The UK’s largest telescopic clamshell excavator is poised to start work on Crossrail. Geoff Ashcroft reports.
Hertfordshire-based M O’Brien Plant Hire has taken delivery of the UK’s largest clamshell telescopic arm excavator, ready for deployment on London’s Crossrail project. The specialist machine is designed to combine a compact footprint with long-reach capability, making it ideally suited for foundation works, underground renovations and canal clearance, according to its maker, Hitachi.
“We’ve had specialist excavators before, but this is our first telescopic excavator,” says O’Brien director James O’Donnell. “It is quite an innovative machine and gives us endless possibilities when it comes to deep excavations.”
On Crossrail the 42t telescopic excavator - based on a Hitachi ZX series machine - will extract material from supplementary plant working a long way below ground. “Smaller machines will stockpile material at an access shaft, where the ZX will be working from above ground,” explains O’Donnell. “It will be used to remove material and load it directly into trucks for recycling.”
The specially modified machine has a Hitachi ZX350LC excavator as its base, but has undergone considerable changes to its specification - most notably the boom and arm configuration. It has been equipped with a two-stage telescopic arm that gives it a vertical digging depth of 25.2m, and fitted with a 1.3m3 clamshell bucket.
O’Brien’s telescopic excavator is one of two such conversions carried out by the Japanese maker. The second is a smaller machine, based on its short radius ZX225USRLC-3 excavator, which offers a 21m dig depth with a 800mm3 bucket. Civils contractor Careys owns the smaller version, and O’Brien did consider buying this model too.
“The short radius excavator offered its own appeal for working in tight spaces, but we opted for the ZX350 purely for its superior digging depth,” says O’Donnell, while hinting that the large specialist machine may not be the only telescopic excavator that finds its way onto O’Brien’s books. “Depending on how successful this machine is, we can see a lot of different applications for having a smaller, more manoeuverable version in our fleet,” he says.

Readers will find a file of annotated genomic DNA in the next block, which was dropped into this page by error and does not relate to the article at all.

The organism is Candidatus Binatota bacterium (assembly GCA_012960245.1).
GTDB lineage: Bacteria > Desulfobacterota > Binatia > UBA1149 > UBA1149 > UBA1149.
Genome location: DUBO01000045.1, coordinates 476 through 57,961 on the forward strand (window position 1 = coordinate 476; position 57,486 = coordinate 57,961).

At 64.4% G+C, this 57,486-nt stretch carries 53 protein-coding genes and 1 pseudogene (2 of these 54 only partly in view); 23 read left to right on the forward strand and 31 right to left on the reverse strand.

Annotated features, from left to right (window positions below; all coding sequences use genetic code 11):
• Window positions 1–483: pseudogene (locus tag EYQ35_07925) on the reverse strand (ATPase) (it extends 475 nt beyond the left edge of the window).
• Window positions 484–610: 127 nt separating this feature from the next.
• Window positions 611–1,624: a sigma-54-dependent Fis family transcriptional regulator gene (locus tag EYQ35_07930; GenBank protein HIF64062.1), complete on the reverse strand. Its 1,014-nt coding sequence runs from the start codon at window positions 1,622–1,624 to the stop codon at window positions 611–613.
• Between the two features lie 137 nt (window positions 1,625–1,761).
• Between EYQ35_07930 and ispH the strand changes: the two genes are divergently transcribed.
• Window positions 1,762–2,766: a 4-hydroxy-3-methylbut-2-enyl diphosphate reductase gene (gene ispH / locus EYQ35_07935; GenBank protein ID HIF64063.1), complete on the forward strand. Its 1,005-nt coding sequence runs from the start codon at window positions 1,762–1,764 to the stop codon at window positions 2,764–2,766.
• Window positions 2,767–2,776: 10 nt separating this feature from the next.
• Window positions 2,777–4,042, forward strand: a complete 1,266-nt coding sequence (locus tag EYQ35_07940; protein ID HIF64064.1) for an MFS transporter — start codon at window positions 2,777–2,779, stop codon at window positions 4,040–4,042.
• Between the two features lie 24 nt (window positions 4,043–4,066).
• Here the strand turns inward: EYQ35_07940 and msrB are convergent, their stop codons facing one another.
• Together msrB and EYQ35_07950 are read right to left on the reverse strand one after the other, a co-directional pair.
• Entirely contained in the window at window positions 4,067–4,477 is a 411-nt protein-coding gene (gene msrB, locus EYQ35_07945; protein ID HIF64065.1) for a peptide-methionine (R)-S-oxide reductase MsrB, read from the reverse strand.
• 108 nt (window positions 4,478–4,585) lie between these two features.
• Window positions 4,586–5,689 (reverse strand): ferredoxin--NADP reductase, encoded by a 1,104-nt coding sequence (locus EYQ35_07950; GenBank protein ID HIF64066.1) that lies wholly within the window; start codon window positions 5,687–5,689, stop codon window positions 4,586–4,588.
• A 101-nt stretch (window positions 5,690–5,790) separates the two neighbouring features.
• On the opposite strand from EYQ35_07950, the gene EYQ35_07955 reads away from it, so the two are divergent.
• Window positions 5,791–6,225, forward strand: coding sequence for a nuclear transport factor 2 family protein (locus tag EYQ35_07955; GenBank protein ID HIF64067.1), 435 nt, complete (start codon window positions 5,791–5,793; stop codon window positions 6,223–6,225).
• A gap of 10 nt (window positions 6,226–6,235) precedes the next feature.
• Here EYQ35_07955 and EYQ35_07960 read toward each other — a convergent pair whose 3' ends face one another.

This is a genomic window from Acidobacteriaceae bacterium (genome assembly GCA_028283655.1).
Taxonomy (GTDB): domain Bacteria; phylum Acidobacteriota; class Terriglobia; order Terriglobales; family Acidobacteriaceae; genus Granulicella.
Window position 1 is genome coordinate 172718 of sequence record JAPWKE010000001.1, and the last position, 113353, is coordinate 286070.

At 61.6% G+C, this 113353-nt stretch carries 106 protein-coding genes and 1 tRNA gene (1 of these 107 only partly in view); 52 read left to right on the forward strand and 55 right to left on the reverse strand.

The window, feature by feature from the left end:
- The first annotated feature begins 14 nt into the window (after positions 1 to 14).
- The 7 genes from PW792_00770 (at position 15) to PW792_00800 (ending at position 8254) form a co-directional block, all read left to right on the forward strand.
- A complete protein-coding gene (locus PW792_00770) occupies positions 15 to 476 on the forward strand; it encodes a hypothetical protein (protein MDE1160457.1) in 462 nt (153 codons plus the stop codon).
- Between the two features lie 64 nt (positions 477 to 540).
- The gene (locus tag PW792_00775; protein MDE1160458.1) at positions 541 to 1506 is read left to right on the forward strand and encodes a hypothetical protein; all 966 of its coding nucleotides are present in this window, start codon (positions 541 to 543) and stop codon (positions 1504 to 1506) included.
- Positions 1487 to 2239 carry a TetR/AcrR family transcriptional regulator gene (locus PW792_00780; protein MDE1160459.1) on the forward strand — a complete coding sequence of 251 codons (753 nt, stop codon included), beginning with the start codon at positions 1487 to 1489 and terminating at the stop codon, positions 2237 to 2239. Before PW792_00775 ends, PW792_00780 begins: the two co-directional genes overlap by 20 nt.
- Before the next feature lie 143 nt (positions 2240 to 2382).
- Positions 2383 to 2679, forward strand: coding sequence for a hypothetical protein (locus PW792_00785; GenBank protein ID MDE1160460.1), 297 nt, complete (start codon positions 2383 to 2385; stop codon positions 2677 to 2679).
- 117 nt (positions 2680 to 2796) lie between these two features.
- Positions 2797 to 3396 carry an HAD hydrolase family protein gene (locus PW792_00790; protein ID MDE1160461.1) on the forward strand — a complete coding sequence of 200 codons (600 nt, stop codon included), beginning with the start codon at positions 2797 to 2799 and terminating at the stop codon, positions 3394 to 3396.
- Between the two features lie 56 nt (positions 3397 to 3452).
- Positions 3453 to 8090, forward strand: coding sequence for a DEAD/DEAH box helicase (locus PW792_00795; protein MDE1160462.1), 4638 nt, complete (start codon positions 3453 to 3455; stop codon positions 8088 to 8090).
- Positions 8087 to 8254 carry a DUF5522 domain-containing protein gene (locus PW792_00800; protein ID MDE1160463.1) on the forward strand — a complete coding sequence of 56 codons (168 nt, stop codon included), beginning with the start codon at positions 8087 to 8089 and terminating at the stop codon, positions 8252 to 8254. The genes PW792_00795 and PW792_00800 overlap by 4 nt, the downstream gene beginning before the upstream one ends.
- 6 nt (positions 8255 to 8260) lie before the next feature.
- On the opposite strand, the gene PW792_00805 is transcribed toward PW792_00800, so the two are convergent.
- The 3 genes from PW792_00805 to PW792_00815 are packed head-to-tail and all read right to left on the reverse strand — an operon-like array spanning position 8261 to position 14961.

“It offers a tremendous solution for those looking to go deep into the ground as part of inner city or urban regeneration”
David Hearne, HM Plant
According to HM Plant operations director David Hearne, who supplied the machine, only four clamshell telescopic arm excavators are made available to the European market every year.
“There is a six to nine month waiting list on this type of specialist conversion,” he says. “But it does offer a tremendous solution for those looking to go deep into the ground as part of inner city or urban regeneration, where the only place left to build is below ground level.”
Hitachi has engineered a range of novel solutions to adapt the machine for deep vertical digging, including addressing the traditional problem of hydraulic pipes snagging on the clamshell. This has been overcome by creating a double-ended hydraulic cylinder that is fed with oil from a top entry point close to the bucket’s coupling.
“The hydraulic cylinder used for the clamshell operation is a very neat solution to an age-old problem, and it’s an area of machine design that we really like,” says O’Donnell.”
The slim construction of the telescopic arm also helps to resist damage when operating in deep, narrow excavation shafts.
Full extension in 10 seconds
The ZX350 can move rapidly to and from its 25.2m maximum digging depth, taking just 10 seconds to achieve full extension or full retraction, thanks to a combination of wire ropes and hydraulic cylinders. This helps to keep production cycles short and speeds up the removal of material from site.
The telescopic arm system uses dual wire ropes as an additional safety precaution against losing the entire telescopic structure in the event of rope failure, and there are indicators in the cab to keep the operator informed of rope status. To help the operator to see what’s going on at that depth, Hitachi has fitted a camera on the telescopic arm, which relays an image of the clamshell bucket to an in-cab screen.
Visibility is also enhanced by giving the machine a sliding cab. Using a hydraulic cylinder beneath the cab structure, the operator can push the cab forward by an additional 1.3m from its standard location to make it easier to see into the deep excavation.
The cab also has a window in the floor, though its installation has required the tracking pedal valves to be relocated in an offset position to the left side of their usual position on the cab floor. As a result, Hitachi has designed specially shaped tracking levers that put the controls back into a central position for the operator.